Rumen Buffers

Sodium Bicarbonate

Sodium Bicarbonate is the world’s most popular Rumen Buffer, for good reason – it works very well and is highly cost-effective.

Why to feed Sodium Bicarbonate to Ruminants:

Rumen digestive function can be impaired by feeding rations high in cereal, short chop forage, low-pH silage or any other high-starch feeds. If the pH drops low enough then sub-clinical acidosis has many down sides. You can assist the buffering capacity of the cow’s saliva by feeding Sodium Bicarbonate, which dramatically improves digestion and reduces risk of acidosis.

Feeding Sodium Bicarbonate has been shown to:

  • Improve forage intakes
  • Enhance fibre digestion
  • Promote higher milk yields
  • Enhance milk quality
  • Increase butterfat
  • Improve feed conversion rates
  • Improve liveweight gain

Lump Rock Salt

Red lump rock salt for farm use is a common way of promoting additional dry matter intake. Use lump rock salt to drive intake in TMR dairy rations during lactation.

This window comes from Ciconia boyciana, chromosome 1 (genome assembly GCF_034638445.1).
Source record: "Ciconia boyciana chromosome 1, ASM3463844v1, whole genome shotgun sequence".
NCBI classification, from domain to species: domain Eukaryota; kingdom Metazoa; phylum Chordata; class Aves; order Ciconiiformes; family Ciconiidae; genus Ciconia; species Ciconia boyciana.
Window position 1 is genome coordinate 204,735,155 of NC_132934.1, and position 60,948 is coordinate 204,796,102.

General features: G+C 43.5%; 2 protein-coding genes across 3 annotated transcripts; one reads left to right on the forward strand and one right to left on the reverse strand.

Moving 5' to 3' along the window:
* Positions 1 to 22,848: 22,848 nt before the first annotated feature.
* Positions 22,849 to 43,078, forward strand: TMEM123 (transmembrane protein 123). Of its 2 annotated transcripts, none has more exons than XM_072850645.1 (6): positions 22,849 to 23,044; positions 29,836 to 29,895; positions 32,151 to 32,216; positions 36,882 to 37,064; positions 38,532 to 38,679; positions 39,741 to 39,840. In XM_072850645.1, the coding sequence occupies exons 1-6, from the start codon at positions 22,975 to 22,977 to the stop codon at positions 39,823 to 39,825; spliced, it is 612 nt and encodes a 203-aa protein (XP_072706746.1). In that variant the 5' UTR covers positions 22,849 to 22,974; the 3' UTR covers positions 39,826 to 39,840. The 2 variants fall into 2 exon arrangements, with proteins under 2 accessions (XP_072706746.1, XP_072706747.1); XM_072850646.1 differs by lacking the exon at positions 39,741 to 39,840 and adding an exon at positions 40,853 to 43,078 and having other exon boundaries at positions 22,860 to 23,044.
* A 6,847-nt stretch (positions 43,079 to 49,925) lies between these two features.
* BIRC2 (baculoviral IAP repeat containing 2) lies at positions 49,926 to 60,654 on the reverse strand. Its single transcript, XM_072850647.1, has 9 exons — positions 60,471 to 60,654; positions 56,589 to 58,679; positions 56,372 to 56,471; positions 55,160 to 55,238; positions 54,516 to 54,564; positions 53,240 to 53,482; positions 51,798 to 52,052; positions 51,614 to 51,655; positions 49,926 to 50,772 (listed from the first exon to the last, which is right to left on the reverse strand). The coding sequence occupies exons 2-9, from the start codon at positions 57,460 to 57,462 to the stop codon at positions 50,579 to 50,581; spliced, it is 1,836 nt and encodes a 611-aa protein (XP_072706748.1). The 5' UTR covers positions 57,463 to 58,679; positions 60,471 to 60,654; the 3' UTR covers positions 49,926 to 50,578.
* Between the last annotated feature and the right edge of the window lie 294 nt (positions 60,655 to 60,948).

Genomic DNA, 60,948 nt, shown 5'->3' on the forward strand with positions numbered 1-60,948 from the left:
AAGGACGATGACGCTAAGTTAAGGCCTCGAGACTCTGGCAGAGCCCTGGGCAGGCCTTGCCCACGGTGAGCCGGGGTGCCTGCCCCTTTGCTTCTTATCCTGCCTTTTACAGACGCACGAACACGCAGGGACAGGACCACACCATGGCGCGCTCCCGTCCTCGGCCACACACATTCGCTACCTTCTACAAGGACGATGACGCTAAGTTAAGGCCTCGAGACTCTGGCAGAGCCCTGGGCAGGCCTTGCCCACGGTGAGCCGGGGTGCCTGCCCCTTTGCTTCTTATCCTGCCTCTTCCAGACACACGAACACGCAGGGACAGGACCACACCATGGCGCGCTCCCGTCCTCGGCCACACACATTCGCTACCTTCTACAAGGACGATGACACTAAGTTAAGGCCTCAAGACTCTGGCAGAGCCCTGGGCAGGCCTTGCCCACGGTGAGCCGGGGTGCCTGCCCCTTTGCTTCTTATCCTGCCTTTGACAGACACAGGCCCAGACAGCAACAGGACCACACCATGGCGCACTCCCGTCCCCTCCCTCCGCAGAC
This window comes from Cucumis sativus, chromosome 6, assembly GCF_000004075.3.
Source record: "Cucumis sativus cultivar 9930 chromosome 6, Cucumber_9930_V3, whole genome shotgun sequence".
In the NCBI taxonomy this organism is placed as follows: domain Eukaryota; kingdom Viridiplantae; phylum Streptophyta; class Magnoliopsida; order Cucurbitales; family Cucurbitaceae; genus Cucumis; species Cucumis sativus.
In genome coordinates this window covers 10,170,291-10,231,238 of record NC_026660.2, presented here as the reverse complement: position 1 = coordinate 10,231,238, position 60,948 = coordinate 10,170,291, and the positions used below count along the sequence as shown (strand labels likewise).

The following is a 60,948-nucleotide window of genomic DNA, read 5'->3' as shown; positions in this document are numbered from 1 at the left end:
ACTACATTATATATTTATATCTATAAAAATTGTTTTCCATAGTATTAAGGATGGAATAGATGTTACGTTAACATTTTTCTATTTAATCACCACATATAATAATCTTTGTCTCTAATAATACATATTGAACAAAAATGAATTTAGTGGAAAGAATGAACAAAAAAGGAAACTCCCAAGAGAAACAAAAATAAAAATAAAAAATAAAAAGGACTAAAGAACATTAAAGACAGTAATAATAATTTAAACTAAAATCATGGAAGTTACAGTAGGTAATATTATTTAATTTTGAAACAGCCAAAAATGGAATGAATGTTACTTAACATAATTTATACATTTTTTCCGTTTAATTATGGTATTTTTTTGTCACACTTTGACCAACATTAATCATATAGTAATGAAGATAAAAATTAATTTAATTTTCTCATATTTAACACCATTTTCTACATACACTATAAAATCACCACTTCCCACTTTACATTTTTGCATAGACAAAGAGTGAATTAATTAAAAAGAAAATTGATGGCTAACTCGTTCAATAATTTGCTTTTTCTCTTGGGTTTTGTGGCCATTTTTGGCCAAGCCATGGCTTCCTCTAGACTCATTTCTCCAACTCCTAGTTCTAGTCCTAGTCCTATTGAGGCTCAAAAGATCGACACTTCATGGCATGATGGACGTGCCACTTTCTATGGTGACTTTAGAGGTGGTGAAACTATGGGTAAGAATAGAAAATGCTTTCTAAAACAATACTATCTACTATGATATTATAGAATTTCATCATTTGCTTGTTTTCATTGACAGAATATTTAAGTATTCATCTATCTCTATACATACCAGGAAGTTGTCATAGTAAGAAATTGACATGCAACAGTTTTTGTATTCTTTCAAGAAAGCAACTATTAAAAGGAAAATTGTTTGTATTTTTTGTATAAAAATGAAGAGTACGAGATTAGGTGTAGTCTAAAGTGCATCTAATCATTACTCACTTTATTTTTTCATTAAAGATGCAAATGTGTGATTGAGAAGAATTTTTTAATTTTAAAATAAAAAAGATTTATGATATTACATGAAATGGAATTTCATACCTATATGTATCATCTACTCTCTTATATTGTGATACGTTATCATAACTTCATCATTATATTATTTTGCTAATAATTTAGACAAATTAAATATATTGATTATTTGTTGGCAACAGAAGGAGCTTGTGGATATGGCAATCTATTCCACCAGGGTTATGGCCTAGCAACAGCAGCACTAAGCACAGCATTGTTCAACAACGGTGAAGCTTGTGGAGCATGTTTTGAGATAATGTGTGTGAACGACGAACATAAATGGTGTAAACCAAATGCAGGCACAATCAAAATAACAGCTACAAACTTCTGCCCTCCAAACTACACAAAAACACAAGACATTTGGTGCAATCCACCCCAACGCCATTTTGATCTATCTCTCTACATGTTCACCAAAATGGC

Do not feed to dry cows!

Lump rock salt is also effective at driving water intake (helps to reduce acid load in the rumen). Beware of sodium “oversupply” situations in caustic treated wheat diets. A nutritionist should be consulted before feeding.

Magnesium Chloride Flakes

Magnesium Chloride flakes contain 12% magnesium. They are a suitably easy source of readily available magnesium to be fed to dry cows or lactating cows when either a milk fever challenge or grass staggers challenge is suspected. Magnesium chloride flakes are highly soluble and hence can also be dispersed through the water trough if required.

Limestone Flour

Limestone flour is used as a supplementary source of calcium. Limestone Flour is a fine white powder, nominally less than 300 microns. The material has been crushed, milled, dried and screened, then milled and classified again to produce a product of exceptional purity and consistency.

Mistakenly ground limestone flour has often been recommended as a rumen buffer fed at 100gms – 200gms per cow on the grounds of price. It is well absorbed at the very low pH seen in the true stomach but is largely insoluble above about 5.5 pH. Limestone flour is therefore totally unsuitable as a rumen buffer and should not be used as such.